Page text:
Fidest – Agenzia giornalistica/press agency

Quotidiano di informazione – Anno 34 n° 316

Business travelers set to see air fares rise by 8.4%, hotel rates by 8.2%, and car rental charges by 6.8% in 2023

Posted by fidest press agency su mercoledì, 17 agosto 2022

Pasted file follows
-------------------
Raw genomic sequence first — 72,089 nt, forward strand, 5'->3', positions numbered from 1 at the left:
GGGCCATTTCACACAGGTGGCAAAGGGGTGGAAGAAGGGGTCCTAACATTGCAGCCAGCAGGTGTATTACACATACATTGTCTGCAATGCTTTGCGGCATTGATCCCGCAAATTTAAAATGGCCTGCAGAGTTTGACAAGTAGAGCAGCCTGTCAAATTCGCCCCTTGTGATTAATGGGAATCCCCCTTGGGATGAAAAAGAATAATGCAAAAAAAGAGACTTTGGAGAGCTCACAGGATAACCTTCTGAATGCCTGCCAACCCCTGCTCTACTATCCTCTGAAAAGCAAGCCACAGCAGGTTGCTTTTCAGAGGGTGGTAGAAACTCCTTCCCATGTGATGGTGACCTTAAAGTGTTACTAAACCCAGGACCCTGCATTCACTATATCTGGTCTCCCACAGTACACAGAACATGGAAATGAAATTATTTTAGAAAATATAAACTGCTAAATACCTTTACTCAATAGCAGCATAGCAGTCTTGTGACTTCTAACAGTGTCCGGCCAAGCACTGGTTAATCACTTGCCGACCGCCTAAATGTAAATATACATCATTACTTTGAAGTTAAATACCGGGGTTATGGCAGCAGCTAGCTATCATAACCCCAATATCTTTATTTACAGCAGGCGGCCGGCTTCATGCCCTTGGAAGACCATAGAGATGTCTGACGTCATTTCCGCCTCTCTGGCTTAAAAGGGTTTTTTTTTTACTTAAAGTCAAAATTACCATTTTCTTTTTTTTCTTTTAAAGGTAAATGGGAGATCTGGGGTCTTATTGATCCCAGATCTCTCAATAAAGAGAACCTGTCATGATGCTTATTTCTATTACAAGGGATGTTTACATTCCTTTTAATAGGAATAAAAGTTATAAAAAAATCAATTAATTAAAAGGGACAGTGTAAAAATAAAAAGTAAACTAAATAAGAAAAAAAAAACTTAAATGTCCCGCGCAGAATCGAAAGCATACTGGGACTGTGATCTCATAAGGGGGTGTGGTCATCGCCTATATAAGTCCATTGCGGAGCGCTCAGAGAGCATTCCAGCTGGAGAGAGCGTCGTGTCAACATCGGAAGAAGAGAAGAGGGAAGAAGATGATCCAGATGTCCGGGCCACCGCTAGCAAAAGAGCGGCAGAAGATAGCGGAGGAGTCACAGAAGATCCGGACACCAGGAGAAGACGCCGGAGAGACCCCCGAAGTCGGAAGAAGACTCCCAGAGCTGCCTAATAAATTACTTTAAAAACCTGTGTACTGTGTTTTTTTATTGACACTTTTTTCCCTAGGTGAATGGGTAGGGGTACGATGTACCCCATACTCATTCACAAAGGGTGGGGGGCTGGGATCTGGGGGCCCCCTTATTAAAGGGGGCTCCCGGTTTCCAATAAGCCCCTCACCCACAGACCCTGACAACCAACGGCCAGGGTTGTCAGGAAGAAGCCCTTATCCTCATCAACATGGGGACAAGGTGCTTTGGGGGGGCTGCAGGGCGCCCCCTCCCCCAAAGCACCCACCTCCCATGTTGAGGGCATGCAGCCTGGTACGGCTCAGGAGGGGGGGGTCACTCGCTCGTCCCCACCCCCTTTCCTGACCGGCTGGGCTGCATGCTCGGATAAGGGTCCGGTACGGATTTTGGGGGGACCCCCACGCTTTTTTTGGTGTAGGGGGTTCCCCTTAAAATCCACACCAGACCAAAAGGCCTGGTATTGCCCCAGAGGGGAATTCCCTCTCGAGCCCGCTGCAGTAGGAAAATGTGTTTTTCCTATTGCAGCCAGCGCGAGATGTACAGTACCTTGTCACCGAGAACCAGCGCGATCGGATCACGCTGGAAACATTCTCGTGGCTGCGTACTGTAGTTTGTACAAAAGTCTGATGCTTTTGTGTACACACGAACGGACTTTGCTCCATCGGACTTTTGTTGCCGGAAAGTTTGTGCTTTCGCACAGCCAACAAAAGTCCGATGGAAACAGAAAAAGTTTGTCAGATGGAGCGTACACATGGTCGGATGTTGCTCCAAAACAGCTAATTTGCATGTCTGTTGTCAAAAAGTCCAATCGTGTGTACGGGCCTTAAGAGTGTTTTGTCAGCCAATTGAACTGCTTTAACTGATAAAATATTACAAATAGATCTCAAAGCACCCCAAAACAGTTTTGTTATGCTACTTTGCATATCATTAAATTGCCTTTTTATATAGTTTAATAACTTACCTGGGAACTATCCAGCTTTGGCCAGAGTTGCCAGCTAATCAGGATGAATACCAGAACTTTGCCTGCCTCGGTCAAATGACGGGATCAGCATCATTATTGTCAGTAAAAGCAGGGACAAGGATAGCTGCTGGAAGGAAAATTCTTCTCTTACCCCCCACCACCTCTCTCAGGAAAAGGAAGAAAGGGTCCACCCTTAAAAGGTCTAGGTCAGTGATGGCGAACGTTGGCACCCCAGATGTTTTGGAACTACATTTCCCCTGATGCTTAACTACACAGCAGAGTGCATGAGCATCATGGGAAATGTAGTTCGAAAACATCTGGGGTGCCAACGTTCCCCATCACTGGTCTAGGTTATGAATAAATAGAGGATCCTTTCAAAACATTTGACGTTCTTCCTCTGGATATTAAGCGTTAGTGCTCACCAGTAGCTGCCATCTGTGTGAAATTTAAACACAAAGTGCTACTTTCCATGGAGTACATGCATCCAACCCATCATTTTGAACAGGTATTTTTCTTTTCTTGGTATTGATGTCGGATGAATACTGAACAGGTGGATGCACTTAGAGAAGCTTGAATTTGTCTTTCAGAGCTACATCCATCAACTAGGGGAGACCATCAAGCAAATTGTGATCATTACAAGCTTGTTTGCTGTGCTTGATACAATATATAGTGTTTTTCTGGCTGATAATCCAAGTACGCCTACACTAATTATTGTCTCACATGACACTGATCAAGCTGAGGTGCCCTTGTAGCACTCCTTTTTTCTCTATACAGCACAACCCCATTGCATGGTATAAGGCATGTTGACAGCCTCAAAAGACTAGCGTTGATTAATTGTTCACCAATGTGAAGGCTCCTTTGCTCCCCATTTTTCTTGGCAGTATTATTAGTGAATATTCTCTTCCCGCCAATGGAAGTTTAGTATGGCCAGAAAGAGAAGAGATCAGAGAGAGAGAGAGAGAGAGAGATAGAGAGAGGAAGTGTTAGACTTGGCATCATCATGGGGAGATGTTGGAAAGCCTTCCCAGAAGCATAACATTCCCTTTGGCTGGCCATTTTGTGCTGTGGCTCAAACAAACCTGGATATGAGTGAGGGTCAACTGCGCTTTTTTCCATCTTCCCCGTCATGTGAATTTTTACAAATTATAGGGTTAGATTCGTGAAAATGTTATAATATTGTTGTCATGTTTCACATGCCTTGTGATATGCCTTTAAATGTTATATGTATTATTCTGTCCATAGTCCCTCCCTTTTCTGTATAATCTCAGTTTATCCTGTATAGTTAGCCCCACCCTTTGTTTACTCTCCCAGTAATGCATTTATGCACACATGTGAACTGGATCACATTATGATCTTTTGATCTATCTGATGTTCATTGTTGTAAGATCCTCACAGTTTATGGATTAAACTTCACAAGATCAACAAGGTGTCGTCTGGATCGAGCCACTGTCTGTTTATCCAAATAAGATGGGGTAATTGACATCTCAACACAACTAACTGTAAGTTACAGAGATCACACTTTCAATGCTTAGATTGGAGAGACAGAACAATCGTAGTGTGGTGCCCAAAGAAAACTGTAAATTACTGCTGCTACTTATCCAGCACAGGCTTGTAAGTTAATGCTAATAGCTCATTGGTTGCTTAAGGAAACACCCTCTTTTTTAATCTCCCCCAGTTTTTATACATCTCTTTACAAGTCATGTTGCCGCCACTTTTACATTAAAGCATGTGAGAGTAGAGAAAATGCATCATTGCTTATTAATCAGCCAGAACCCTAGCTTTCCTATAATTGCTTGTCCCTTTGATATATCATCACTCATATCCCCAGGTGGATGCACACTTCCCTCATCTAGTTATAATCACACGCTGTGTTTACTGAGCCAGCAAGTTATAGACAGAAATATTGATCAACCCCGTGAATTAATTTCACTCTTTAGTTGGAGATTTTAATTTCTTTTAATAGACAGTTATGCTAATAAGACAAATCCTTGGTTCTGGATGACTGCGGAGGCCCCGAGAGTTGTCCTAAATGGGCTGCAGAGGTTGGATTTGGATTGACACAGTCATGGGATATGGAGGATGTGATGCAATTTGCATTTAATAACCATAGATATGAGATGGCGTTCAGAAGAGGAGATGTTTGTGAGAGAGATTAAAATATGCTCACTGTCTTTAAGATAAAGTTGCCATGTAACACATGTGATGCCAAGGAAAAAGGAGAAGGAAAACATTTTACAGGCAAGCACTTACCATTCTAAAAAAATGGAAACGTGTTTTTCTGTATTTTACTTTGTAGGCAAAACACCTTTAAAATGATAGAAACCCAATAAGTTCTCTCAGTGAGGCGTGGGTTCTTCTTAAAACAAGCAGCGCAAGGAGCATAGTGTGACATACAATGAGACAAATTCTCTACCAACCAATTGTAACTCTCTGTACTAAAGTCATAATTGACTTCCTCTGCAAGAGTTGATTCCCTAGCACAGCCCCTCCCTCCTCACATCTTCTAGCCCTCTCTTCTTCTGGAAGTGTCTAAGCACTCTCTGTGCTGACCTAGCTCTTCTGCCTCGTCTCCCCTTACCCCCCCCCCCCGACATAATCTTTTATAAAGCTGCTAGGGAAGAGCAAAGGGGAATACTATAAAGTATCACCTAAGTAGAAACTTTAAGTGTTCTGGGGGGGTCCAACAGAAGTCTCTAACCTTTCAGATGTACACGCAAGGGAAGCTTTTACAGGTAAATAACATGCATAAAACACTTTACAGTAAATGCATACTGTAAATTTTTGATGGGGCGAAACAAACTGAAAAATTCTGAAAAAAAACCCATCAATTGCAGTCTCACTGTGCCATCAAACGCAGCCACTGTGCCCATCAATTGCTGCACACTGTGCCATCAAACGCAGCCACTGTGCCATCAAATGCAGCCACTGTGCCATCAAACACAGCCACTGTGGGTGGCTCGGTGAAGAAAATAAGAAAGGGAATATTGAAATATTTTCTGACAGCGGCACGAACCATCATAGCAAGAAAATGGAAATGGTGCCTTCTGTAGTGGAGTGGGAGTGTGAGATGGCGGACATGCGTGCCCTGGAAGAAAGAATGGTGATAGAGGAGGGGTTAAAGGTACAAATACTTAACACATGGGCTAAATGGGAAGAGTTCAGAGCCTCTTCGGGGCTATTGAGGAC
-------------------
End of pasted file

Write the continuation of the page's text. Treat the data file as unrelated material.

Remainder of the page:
MINNEAPOLIS. Global travel prices are predicted to continue to increase in the remaining months of 2022 and throughout 2023, according to the 2023 Global Business Travel Forecast, published today by CWT, the B2B4E travel management platform, and the Global Business Travel Association (GBTA), the voice of the global business travel industry. Rising fuel prices, labor shortages, and inflationary pressures in raw material costs are the primary drivers of the expected price growth, according to the report, which uses anonymized data generated by CWT and GBTA, with publicly available industry information, and econometric and statistical modeling developed by the Avrio Institute.The world economy shrank 3.4% in 2020 in one of the worst declines since World War II. Service sectors, including travel and hospitality, were hit especially hard, but the global economy recovered briskly, rising off the lows of 2020 and increasing 5.8% in 2021. Economic growth is moderating as the recovery lengthens, although another recession is a growing concern. The current base case scenario for 2022 is for 3% growth, followed by 2.8% growth in 2023.Cautionary notes also highlighted in the 2023 Global Business Travel Forecast, highlight the three main forces exerting pressure on the economy and the business travel industry. These include Russia’s invasion of Ukraine coupled with other geopolitical uncertainties, inflationary pressures that are pushing costs higher, and the risk of further COVID outbreaks that could restrict business travel.Conversely, with businesses ranking sustainability among their top priorities and reflecting the accelerated importance of combating climate change, the report highlights greater visibility at the point of sale for greener travel options, as well as carbon foot-printing, and environmental impact assessment is an opportunity for the travel industry to actively assist in responsible choice-making.Prices have increased in all regions across most categories of spend, fueled by pent-up demand, a desire to build company culture and an uncertain economic outlook. The cost-per-attendee for meetings and events in 2022 is expected to be around 25% higher than in 2019, and it’s forecast to rise a further 7% in 2023.Alongside pent-up demand, corporate events are now competing with many other types of events that were cancelled in 2020. And, with many companies having given up office space during the pandemic in favor of remote working, they are now booking meeting spaces when staff gather in person, further fueling demand.Shorter lead times for events, varying from one to three months versus six to 12 months, are also contributing to this perfect storm, perhaps underscored by corporate concerns that the situation they face today could change very rapidly. This is particularly noticeable within Asia Pacific, which has been slower than other regions to re-open post-pandemic, with ongoing restrictions in China prompting clients to make sure their events can go ahead, and as quickly as possible.Business travel airfares fell over 12% in 2020 from 2019 followed by an additional 26% decline in 2021. Economy ticket prices fell over 24% from 2019 to 2021, while premium tickets fell 33%. Prices are expected to rise 48.5% in 2022, but even with this steep price increase, prices are expected to remain below pre-pandemic levels until 2023. Following an increase of 48.5% in 2022, prices are expected to rise 8.4% in 2023.Hotel prices fell 13.3% in 2020 from 2019 and a further 9.5% in 2021, however the report expects them to rise 18.5% in 2022 followed by an 8.2% lift in 2023. Hotel prices have already eclipsed 2019 levels in some areas such as Europe, the Middle East & Africa and North America and are expected do so globally by 2023.Hotel rates have risen sharply in parts of the world including a 22% rise in North America – and a forecast 31.8% across Europe, the Middle East & Africa – driven by an accelerated recovery coupled with continued capacity constraints.Global car rental prices fell 2.5% in 2020 from 2019, before rising 5.1% in 2021. Prices are expected to increase 7.3% in 2022, hitting new highs, and rise a further 6.8% in 2023. Skyrocketing prices, vehicle shortages and the need for visibility into carbon emissions from door-to-door are driving corporate travel managers to factor ground transport into full trip planning from the beginning. This is especially true when factoring in the inclusion of electric vehicles, and while widespread adoption may still be a few years away, personal preference should not be underrated. (abstract)

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